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Tony Parker: Kawhi Leonard didn’t leave Spurs because of me

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Last March, Tony Parker – who, unlike Kawhi Leonard, already returned to play regularly for the Spurs – said his quad injury was 100 times worse than Leonard’s.

Michael C. Wright of ESPN:

Parker regrets how that played out and finds it “unbelievable” some fans thought the comments played a role in Leonard’s desire to leave San Antonio.

“If people think that, then they’re really wrong,” Parker says, addressing the situation publicly for the first time. “Because I’m definitely not the reason. I was saying that in a positive way. The sad thing is everybody ran with this and put me as the bad guy, and I had no problem playing with Kawhi.

“I loved playing with him. I’m kind of the one who passed him the torch because it was kind of my team between 2008 and 2015, and I passed the torch to him. So it was sad people tried to put me against Kawhi. It never happened like that. People like [former Spur] Danny Green and other people that knew Kawhi and could talk to them, I told them to tell him the real story.”

Parker did better in explaining he had no problem with Leonard. At least Parker was speaking for himself at that point.

Very few people know Leonard well enough to understand his plans. Parker isn’t one of them. He needed a go-between just to explain himself to Leonard. There was clearly a divide there.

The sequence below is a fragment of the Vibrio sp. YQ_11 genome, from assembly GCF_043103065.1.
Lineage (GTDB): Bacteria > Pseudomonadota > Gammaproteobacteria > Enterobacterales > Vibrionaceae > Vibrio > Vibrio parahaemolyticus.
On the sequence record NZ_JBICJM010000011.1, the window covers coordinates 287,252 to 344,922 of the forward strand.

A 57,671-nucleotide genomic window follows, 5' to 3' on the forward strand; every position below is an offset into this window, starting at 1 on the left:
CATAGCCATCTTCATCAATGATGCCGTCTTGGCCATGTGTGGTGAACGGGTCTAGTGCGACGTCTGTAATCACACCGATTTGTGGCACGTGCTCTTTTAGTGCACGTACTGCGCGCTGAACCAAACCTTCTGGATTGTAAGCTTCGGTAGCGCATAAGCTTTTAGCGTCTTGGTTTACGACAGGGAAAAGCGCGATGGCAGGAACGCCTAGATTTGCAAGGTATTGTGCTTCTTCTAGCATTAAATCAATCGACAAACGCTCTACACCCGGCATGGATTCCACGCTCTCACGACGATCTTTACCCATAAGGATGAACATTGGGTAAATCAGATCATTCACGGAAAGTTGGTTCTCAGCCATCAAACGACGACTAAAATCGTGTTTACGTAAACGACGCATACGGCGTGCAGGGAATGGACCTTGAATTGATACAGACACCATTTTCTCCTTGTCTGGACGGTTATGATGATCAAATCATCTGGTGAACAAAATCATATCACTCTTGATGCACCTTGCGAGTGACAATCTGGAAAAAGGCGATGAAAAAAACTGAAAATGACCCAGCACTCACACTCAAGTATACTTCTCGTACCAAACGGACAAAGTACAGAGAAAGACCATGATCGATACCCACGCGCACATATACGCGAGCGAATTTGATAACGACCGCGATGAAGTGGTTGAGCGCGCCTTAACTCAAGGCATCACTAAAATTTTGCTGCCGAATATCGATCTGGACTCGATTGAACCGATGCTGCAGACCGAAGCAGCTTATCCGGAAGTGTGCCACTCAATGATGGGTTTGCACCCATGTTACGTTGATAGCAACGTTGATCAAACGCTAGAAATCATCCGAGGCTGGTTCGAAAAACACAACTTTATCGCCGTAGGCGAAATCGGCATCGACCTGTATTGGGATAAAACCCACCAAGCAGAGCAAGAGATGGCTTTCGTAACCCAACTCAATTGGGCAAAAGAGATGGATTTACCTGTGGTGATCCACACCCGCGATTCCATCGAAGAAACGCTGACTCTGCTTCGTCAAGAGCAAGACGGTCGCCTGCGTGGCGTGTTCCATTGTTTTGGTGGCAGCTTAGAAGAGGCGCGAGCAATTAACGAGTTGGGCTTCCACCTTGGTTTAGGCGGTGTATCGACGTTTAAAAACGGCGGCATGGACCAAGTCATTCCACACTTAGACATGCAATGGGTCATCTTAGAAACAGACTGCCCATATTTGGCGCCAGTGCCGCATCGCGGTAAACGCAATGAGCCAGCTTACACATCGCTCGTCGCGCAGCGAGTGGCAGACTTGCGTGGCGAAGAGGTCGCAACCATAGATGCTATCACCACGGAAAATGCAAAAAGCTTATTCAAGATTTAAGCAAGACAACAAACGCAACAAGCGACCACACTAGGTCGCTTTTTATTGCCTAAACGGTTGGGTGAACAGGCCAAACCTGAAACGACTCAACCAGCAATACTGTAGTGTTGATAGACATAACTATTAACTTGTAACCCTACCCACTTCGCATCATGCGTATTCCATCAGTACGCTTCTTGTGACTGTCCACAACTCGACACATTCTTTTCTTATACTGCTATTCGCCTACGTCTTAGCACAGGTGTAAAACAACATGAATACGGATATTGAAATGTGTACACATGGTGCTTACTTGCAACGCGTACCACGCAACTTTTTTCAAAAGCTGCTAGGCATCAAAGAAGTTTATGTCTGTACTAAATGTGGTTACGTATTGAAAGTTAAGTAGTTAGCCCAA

Parker isn’t positioned to say Leonard’s reasoning. It seems Parker, now with the Hornets, is just trying to get heat off himself.

I doubt Leonard forced his way out of San Antonio because of just Parker’s comment. But I do believe that comment contributed to Leonard feeling alienated.

Maybe that’s not how it was intended, though I have a hard time seeing how it’d come across “in a positive way.” Still, what people say doesn’t always convey how they feel. We needn’t beat up Parker if he didn’t choose his words carefully enough.

But we also shouldn’t blindly trust he can speak for Leonard like this.

Three Things to Know: James Harden is breaking records, Warriors just look broken

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Every day in the NBA there is a lot to unpack, so every weekday morning throughout the season we will give you the three things you need to know from the last 24 hours in the NBA.

1) James Harden is breaking records, Warriors just look broken. At what point do we say “the Warriors have a problem?”

I’ve been at the forefront of the “whatever, they’ll get it together when it matters” campaign, that we’re measuring the Warriors against the impossibly high bar they set. However, the Warriors were crushed at home by the Lakers on Christmas (even with LeBron James having to leave the game), next they gave away a fourth-quarter lead to the Trail Blazers and lost in overtime, then Thursday night they repeated the pattern blowing a 17-point lead to the Rockets, going to OT and losing again.

At what point do we say “this is a problem?”

Thursday the Warriors’ problem was named James Harden.

He has vaulted himself back into the MVP conversation with a historic run in the last dozen games: 40.1 points per game average in those 12 on a ridiculous 64 true shooting percentage, plus 9 assists and 6.6 rebounds a night. Harden now owns the NBA record streak of games with at least 35+ points and 5+ assists at nine (and counting), and he has topped Stephen Curry’s record for consecutive games with five or more made threes at eight.

Against the Warriors, he had 44 points, made a career-high 10 threes, had 15 assists and 10 rebounds. Oh, and with the game on the line did this.